The OP here seems to think that BG3 has to adhere to a very rigid interpretation of the hard rules presented in the 5E core books in order to feel like D&D.
I disagree with this, on the grounds that D&D itself is not really about adhering to the hard rules presented in the core books.
The rules in the core books should be a starting place for a DM to learn how to adjudicate the things that happen in the game for which there are no rules. For example, if a player somehow starts a fire in a cave where bandits are hiding, the DM should not say:
“Well your fire doesn’t do any damage because sustained AOE damage normally requires concentration.”
Instead, the DM should just pick some kind of reasonable damage and have the fire does, and have it damage the bandits every round. This is basically equivalent to a surface effect.
Same difference with if a player tries to drop a Huge chandelier on an enemy. The DM should not say:
“Well at your level you can only do a max of 1d10+4 per round, so the chandelier only does 5 damage.”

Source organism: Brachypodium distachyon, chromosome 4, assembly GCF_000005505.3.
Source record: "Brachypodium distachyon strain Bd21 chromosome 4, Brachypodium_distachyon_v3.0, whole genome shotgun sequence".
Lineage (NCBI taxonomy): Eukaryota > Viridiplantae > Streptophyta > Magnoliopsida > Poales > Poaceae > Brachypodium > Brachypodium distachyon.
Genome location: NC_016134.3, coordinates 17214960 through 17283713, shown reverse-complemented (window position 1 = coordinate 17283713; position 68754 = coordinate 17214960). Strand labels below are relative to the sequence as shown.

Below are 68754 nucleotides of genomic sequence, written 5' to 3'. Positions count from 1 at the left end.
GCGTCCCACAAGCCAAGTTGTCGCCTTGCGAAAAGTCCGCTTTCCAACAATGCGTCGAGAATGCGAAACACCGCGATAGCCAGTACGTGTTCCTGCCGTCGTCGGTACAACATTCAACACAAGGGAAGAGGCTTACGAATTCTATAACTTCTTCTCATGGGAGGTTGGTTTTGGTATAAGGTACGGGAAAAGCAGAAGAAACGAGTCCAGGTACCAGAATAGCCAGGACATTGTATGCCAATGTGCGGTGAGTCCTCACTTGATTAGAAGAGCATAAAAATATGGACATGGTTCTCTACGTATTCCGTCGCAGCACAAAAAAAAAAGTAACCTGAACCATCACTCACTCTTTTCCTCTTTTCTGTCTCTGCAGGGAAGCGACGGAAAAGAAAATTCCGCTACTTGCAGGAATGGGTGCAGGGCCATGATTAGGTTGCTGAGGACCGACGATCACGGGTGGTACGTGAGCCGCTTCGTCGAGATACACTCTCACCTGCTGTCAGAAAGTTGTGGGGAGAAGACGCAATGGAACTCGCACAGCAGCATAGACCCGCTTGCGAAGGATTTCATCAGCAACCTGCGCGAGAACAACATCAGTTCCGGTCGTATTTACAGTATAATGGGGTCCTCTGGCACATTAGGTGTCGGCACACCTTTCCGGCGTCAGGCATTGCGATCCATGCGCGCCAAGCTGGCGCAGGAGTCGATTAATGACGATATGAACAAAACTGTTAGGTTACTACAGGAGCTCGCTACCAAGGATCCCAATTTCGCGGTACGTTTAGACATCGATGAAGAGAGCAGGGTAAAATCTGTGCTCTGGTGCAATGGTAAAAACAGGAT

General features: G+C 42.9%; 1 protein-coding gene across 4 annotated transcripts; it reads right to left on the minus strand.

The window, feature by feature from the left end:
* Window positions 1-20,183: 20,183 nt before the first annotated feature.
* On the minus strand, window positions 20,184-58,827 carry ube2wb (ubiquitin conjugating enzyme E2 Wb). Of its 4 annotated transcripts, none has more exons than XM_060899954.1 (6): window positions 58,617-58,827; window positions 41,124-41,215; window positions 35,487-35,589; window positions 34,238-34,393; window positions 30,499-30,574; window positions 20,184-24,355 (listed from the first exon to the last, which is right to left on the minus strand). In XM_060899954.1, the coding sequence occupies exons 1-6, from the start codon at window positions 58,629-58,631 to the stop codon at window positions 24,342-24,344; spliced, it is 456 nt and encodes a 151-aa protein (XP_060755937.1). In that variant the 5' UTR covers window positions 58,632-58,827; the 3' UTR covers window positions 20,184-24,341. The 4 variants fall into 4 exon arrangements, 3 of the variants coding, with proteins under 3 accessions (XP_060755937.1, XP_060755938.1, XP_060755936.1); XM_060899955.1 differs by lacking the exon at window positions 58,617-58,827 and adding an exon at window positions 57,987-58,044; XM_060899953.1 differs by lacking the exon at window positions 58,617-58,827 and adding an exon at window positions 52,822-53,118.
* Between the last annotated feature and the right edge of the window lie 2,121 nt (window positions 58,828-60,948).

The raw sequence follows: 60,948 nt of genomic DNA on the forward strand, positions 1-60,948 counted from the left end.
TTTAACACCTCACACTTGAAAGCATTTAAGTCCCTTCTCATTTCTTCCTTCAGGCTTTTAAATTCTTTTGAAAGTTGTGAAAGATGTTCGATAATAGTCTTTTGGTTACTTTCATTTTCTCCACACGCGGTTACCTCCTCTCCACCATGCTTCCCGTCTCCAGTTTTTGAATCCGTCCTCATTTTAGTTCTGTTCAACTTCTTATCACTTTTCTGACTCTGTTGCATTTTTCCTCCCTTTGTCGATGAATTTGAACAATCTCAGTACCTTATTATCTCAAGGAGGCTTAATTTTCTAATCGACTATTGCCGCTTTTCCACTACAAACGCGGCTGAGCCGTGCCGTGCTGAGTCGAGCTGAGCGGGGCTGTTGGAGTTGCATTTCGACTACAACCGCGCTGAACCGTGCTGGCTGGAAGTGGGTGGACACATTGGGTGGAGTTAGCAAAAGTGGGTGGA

That’s lame. The chandelier should do whatever damage seems reasonable for 300 pound hunk of metal and glass falling on someone from 50 feet high would do.
This kind of thing, this dynamic gameplay that is not necessarily laid out in the rulebooks is very common in D&D.
But most D&D video games don’t allow for any of this, or it’s extremely situational.
But with BG3, they actually put mechanics like, surfaces, environmental effects and height advantage into the game that let you do a lot more of this unconventional stuff that normally can only happen in pen and paper D&D.
I feel like taking this out in order to present a more bog standard D&D video game would be a terrible mistake.